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Fish in a Barrel

Written by Briton Ryle
Posted February 12, 2020

When I was 19 or so, I got ditched by a woman I thought I was going to marry. I know he was just trying to be helpful, but I got kinda irritated at my dad when he told me, "There's a lotta fish in the sea." 

How helpful is that observation, really?

Sure, when you're hung up on one fish, the idea that there are plenty of fish just as good out there might sound like the right thing to say. But, the oceans are pretty big. Safe to say I'm not landing any 600-pound bigeye tuna off the coast of Peru... 

Aside from the fact that I don't get to Peru very often (ok, never), fishing for bigeye means shallow trolling in deep water. The big fish like to come up on their meals from deep below. Fishing for these big tuna means you're not gonna catch yellowfin, which hang out in more shallow waters.

With apologies to my dad, I've learned that when I fish, I fish for a "type." I'm not tall, and I don't jog or kayak, so the Australian supermodel is pretty much out for me. The best thing I ever did was narrow my parameters, really get in touch with what I like and don't like.

It's the same way trading stocks. 

I know traders who have five monitors that constantly troll the markets for high-volume breakouts from short-term moving averages or whatever. Trading systems like that might throw 10 or 20 stocks at them every day, some of which they may have never even heard of before. 

And that's fine. If fishing the entire ocean works for them, I am the last person to tell them that's not going to work. But I will say that I've learned that approach doesn't work for me. 

Teaching a Man to Fish

I made my first option trade in 1999. It was Nokia, the biggest mobile phone company in the world. I think it was in the $70 range at the time. My memory is that I made 70% or so, but don't quote me on that. 

The point is: I've been actively trading the market for a long time. I know what works for me, and my success has a great deal to do with the fact that I have narrowed my field of trading candidates dramatically. 

I watch about 40 stocks, I guess. Maybe only 10 are legitimate contenders for a trade. I've found that individual stocks have their personalities; they trade in different ways. Qualcomm likes to rally out of the hole. When Gilead gaps higher, it usually closes the gap after an hour or so before heading higher.

There was a time when I'd trade breakouts on stocks I didn't really know — pretty much never worked. Seems like every time I tried, I lost. Expensive lessons, sure, but I took them to heart. 

For one, I like stocks that I consider undervalued. As in, I think the market is underestimating their potential. A lot of traders like momentum names — Facebook, Apple, Netflix, etc. But I can't tell you if these stocks are expensive or not. Are investors underestimating Apple's potential or Facebook's? It's tough to say for sure.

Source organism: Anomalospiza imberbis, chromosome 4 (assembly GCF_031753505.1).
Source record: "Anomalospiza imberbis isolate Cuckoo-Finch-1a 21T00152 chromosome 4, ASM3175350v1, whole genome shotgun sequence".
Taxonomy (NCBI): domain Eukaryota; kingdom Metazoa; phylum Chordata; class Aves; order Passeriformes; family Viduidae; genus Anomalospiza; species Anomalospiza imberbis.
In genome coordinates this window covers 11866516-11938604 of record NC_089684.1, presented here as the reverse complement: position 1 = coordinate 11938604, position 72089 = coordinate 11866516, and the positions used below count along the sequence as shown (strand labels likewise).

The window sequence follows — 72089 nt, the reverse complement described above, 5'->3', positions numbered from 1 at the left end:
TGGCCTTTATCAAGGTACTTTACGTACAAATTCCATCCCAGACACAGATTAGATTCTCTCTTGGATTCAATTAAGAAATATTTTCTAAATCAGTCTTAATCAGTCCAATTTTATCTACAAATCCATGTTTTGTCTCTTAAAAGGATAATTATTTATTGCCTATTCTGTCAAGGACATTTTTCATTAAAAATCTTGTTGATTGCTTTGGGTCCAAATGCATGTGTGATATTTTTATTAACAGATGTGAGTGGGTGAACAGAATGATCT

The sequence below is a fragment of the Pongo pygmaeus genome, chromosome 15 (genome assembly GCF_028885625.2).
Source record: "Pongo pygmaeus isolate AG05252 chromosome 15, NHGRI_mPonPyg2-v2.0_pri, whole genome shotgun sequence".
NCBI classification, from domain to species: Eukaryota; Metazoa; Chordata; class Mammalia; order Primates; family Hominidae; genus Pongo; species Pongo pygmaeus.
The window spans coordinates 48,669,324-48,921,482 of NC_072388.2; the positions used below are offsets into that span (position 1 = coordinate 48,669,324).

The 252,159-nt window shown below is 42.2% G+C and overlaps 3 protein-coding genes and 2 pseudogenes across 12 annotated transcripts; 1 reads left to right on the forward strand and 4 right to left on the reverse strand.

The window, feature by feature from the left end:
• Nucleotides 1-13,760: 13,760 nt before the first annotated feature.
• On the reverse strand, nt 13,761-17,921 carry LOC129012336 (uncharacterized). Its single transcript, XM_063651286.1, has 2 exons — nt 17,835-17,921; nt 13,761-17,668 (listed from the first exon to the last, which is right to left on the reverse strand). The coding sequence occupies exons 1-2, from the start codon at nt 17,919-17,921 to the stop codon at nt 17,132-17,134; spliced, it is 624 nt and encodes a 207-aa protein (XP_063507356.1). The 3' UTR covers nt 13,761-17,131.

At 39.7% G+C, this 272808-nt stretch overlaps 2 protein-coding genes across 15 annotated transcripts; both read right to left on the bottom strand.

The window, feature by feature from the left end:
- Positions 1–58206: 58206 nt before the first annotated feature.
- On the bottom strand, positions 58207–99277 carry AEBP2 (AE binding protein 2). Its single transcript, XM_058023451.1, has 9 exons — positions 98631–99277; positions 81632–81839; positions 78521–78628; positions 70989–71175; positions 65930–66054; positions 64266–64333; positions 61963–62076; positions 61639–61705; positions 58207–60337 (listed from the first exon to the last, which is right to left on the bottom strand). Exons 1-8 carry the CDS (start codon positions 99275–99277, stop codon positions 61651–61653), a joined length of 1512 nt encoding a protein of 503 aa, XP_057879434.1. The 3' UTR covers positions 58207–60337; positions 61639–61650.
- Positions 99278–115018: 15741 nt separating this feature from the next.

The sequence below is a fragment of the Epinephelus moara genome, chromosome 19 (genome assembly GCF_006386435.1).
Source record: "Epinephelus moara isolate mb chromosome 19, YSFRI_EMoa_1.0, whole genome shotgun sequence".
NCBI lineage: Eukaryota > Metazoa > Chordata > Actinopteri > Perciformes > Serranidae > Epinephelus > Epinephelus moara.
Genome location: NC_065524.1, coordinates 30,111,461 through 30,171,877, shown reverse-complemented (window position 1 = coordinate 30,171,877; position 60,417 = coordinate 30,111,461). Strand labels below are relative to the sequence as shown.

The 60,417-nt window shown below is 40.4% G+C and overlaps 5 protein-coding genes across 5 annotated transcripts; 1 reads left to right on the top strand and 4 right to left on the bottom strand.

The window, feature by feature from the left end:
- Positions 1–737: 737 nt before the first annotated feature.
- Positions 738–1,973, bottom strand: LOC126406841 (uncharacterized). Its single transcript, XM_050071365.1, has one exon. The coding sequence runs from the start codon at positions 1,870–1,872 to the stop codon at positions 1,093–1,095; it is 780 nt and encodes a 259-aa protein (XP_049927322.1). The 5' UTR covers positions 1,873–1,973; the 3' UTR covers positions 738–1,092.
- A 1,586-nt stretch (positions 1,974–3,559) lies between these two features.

But I have no problem telling you that investors are underestimating a stock like Chewy (NYSE: CHWY). And speaking of which, earlier today when I started this article, I saw that the stock was about ready for a move higher...

chwy 2 11 20

That last glyph is today. Earlier, it was sitting right on that lowest rising trendline. You can see that the stock has supported (which is a fancy way of saying "stopped going down") on this trendline many times since November. A rally can take Chewy to $31 or higher (I say Chewy is fairly valued up around $38). So the time to buy for an upside trade is... right now. 

135% Average for Every Trade

Now because I know my trade candidates very well, I don't always recommend trades based on their charts. 

A couple weeks ago, one of my stocks spiked higher midday, and I sent this to my Real Income Trader subscribers: 

nvta 2 11 20

The thing about knowing your stocks: It's not easy to buy something that's already spiking 8%. I didn't hesitate. My subscribers actually got those call options at $0.65. We sold them on Monday at $2.40 for a 269% gain. 

Here's another example (from a Gilead Sciences trade) of the value of knowing your stocks: 

gild 2 11 20

That was from January 29. As it happens, over that weekend, we learned that one of Gilead's drugs might be useful against coronavirus. You could say we got lucky regarding that news because the shares did spike higher. But as Louis Pasteur said, "Fortune favors the prepared mind." We took 225% gains on February 4...

So, I would put the value of knowing your stocks at 135%; that's what Real Income Trader subscribers are averaging on each and every trade we've made this year.

Sadly, however, that average is about to go down. We're about to take profits on some Maxar Technologies (NYSE: MAXR) calls that are *only* up 100%...

Until next time,

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Briton Ryle

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A 21-year veteran of the newsletter business, Briton Ryle is the editor of The Wealth Advisory income stock newsletter, with a focus on top-quality dividend growth stocks and REITs. Briton also manages the Real Income Trader advisory service, where his readers take regular cash payouts using a low-risk covered call option strategy. He also contributes a weekly column to the Wealth Daily e-letter. To learn more about Briton, click here.

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